'Viva Palestina' activists denied entry to Egypt
Fri, 06 Mar 2009
Four activists, heading for Gaza with humanitarian aid convoy 'Viva
Palestina', have been returned to Libya short after crossing into Egypt.
The convoy of some 100 vehicles carrying one million pounds worth of
humanitarian aid departed from Britain on February 14 and is to enter
the impoverished Palestinian territory via Rafah in Egypt.
The four were identified as Stephen Gray, Richard Burton, Shams Suppin
Razaq and Azam Hussein.
Press TV's correspondent Yvonne Ridley, who is accompanying 'Viva
Palestina', said a lawyer was to contact the British Foreign Office to
find out why the four were deported Egypt.
"The Egyptian authorities have not come up with an explanation as to why
these men should be separated from the convoy. There is a feeling that
they could mere political pawns in a much wider game is being played out
in Egypt at the moment with Libya, Egypt and Israel," she said.
"Israel is putting huge pressure on Egypt to force the convoy which is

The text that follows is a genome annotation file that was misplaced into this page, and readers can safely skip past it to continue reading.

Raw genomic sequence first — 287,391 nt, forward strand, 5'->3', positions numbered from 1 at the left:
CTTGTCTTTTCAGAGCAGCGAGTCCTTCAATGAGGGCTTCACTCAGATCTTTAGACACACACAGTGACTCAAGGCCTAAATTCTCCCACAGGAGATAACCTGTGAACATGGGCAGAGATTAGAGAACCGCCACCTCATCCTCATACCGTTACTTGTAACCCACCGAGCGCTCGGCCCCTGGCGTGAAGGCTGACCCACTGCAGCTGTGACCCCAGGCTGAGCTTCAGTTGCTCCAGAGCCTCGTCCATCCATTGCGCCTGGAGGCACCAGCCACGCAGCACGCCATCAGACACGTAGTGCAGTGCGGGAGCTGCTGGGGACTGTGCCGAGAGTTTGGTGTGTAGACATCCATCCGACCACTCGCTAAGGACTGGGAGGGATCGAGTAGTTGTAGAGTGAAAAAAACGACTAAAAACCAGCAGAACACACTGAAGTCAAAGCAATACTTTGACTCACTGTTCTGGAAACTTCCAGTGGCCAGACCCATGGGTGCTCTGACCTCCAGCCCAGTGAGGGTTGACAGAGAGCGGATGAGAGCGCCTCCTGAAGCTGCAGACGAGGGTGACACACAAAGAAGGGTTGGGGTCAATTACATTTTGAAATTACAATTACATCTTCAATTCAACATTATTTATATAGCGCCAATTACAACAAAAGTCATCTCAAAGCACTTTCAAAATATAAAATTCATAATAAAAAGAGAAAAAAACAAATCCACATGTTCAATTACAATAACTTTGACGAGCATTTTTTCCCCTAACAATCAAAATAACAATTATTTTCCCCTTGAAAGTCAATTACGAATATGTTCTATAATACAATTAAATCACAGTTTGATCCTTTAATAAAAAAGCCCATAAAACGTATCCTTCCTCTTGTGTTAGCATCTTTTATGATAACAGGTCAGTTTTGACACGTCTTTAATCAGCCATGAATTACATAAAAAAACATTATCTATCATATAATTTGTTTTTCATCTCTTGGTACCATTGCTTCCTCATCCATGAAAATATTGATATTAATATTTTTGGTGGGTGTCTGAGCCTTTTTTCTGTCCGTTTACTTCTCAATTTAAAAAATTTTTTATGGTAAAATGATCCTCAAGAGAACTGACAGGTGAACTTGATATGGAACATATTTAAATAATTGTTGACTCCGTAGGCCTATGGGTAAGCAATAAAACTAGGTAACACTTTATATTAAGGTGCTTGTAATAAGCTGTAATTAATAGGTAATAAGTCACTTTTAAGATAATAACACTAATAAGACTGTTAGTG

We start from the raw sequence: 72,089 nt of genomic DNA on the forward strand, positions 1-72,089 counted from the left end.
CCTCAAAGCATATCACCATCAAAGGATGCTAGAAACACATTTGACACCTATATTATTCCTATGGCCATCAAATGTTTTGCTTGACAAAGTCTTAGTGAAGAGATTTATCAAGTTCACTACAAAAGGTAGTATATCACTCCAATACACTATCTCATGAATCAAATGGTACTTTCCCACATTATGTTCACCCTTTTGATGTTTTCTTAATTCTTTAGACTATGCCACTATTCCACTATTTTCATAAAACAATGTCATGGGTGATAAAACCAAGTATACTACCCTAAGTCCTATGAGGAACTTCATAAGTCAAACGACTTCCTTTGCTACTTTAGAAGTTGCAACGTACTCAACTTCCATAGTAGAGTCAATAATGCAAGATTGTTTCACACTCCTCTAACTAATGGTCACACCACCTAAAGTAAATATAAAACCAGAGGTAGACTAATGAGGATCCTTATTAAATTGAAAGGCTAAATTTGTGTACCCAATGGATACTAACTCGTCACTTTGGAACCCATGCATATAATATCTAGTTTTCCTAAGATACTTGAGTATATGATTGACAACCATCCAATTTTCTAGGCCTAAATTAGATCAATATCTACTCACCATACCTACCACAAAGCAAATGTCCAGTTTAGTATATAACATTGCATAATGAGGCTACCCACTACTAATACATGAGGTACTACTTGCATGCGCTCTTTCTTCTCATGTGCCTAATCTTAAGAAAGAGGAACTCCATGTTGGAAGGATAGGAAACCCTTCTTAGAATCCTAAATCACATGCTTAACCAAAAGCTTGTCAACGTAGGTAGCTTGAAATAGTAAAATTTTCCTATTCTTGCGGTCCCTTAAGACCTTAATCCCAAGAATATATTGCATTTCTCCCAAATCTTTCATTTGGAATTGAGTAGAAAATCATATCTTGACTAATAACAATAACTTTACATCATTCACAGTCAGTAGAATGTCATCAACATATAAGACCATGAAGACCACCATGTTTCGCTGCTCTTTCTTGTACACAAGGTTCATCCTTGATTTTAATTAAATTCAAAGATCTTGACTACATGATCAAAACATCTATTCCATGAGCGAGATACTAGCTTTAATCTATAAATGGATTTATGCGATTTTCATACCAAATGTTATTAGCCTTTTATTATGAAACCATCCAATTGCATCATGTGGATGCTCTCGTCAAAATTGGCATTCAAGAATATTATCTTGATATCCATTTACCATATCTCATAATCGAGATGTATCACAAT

now doubled in size, a British-Libyan venture, through Israeli
She added that the convoy was warmly welcomed on the surface by the
Egyptian authorities, local dignitaries and officials, but its movement
was at the same time severely restricted due to a large number of police
vehicles and officers involved in the operation of moving 'Viva
Palestina' to Rafah.
Meanwhile, the convoy has been asked to move in groups of twenty, which
has further reduced its speed.
'Viva Palestina' -- organized by British Parliamentarian George Galloway
-- has passed through France, Spain and a number of North African
countries on its way to the food and energy hungry Gaza Strip, where
thousands of Palestinians have long been dependent on aid handouts.
Israel refuses to lift a 19-month-long blockade on the coastal sliver to
force to its knees the Islamic Hamas movement which controls the
The siege continues almost a month after the Israeli army lunched an
all-out onslaught on Gaza in a bid to oust Hamas and put an end to
Palestinian rocket attacks, which usually leave little damage but have
drawn bitter criticism from the Tel Aviv officials.
The 23-day offensive left at least 1,330 Palestinians killed, more than
5,450 others injured and widely devastated the infrastructures in the
densely populated Gaza Strip, home to some 1.5 people.
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